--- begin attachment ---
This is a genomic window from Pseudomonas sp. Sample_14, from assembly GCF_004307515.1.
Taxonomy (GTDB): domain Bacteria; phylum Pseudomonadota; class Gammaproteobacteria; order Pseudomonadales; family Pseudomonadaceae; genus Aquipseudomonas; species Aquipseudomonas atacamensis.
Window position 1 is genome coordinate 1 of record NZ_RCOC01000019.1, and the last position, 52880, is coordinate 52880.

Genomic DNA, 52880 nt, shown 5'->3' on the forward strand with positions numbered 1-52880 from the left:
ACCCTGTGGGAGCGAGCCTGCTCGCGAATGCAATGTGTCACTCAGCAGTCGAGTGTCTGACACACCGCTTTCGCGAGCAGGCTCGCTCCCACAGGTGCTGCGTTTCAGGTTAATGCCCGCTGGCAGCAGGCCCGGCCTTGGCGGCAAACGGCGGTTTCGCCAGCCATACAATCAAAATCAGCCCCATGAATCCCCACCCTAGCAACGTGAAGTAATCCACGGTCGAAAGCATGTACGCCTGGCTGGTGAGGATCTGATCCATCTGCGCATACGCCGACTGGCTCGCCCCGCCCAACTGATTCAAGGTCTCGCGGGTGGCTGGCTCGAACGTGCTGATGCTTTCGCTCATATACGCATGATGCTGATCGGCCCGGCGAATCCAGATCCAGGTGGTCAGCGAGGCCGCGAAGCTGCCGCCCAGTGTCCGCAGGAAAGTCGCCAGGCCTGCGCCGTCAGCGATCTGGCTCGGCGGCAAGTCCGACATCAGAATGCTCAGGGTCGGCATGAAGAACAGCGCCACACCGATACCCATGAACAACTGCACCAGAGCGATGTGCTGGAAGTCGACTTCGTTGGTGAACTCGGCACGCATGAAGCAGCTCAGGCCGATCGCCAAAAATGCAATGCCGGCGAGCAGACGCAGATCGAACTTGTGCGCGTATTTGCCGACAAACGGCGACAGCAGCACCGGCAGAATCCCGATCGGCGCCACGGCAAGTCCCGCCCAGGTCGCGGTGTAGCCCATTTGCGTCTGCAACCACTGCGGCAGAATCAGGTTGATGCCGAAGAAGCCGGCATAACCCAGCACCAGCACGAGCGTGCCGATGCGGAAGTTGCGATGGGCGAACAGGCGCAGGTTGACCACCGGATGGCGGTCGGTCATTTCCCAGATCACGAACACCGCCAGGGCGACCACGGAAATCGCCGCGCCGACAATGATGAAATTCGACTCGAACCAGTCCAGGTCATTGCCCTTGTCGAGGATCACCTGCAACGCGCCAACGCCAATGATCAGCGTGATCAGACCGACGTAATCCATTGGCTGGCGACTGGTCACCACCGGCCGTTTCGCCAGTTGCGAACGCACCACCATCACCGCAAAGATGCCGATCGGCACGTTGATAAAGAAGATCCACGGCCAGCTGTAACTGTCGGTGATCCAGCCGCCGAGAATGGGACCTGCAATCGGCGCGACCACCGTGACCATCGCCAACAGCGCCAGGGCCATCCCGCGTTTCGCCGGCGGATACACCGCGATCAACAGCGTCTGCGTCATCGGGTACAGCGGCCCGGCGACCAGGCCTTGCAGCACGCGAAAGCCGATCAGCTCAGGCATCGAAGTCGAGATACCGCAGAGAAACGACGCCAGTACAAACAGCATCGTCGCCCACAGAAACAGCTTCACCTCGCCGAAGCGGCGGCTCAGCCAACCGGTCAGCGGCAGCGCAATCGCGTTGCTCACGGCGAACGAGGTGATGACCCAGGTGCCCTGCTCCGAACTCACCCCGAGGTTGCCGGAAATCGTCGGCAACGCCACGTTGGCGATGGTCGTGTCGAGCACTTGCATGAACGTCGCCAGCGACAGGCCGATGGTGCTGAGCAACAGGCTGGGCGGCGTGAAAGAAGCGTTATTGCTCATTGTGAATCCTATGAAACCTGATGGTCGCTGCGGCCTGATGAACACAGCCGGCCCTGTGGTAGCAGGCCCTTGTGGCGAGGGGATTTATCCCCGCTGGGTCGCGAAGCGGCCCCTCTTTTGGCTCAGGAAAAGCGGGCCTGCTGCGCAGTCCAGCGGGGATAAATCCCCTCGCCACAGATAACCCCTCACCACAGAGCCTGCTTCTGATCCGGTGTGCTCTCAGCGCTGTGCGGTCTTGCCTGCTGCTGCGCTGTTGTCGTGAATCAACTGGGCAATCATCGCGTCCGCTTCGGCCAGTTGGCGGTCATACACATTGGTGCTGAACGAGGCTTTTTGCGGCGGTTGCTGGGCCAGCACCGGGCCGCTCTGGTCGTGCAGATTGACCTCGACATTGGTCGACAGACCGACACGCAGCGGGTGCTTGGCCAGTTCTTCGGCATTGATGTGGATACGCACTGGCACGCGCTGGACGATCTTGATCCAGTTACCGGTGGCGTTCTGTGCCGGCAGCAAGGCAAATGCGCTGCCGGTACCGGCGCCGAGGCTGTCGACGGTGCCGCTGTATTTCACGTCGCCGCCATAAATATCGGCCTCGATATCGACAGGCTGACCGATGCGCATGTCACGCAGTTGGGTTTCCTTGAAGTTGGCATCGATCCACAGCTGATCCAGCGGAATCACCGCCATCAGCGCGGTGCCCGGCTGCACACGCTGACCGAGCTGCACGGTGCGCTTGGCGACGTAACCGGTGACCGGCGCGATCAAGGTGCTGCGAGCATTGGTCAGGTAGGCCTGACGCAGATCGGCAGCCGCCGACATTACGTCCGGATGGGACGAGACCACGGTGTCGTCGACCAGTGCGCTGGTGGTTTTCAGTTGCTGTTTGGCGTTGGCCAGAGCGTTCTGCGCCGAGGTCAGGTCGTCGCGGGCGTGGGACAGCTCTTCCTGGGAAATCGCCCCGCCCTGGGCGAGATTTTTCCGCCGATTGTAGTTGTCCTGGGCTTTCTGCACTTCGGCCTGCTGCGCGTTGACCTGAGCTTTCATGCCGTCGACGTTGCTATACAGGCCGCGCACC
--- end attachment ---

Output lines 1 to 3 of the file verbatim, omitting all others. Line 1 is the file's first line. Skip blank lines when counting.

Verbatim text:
This is a genomic window from Pseudomonas sp. Sample_14, from assembly GCF_004307515.1.
Taxonomy (GTDB): domain Bacteria; phylum Pseudomonadota; class Gammaproteobacteria; order Pseudomonadales; family Pseudomonadaceae; genus Aquipseudomonas; species Aquipseudomonas atacamensis.
Window position 1 is genome coordinate 1 of record NZ_RCOC01000019.1, and the last position, 52880, is coordinate 52880.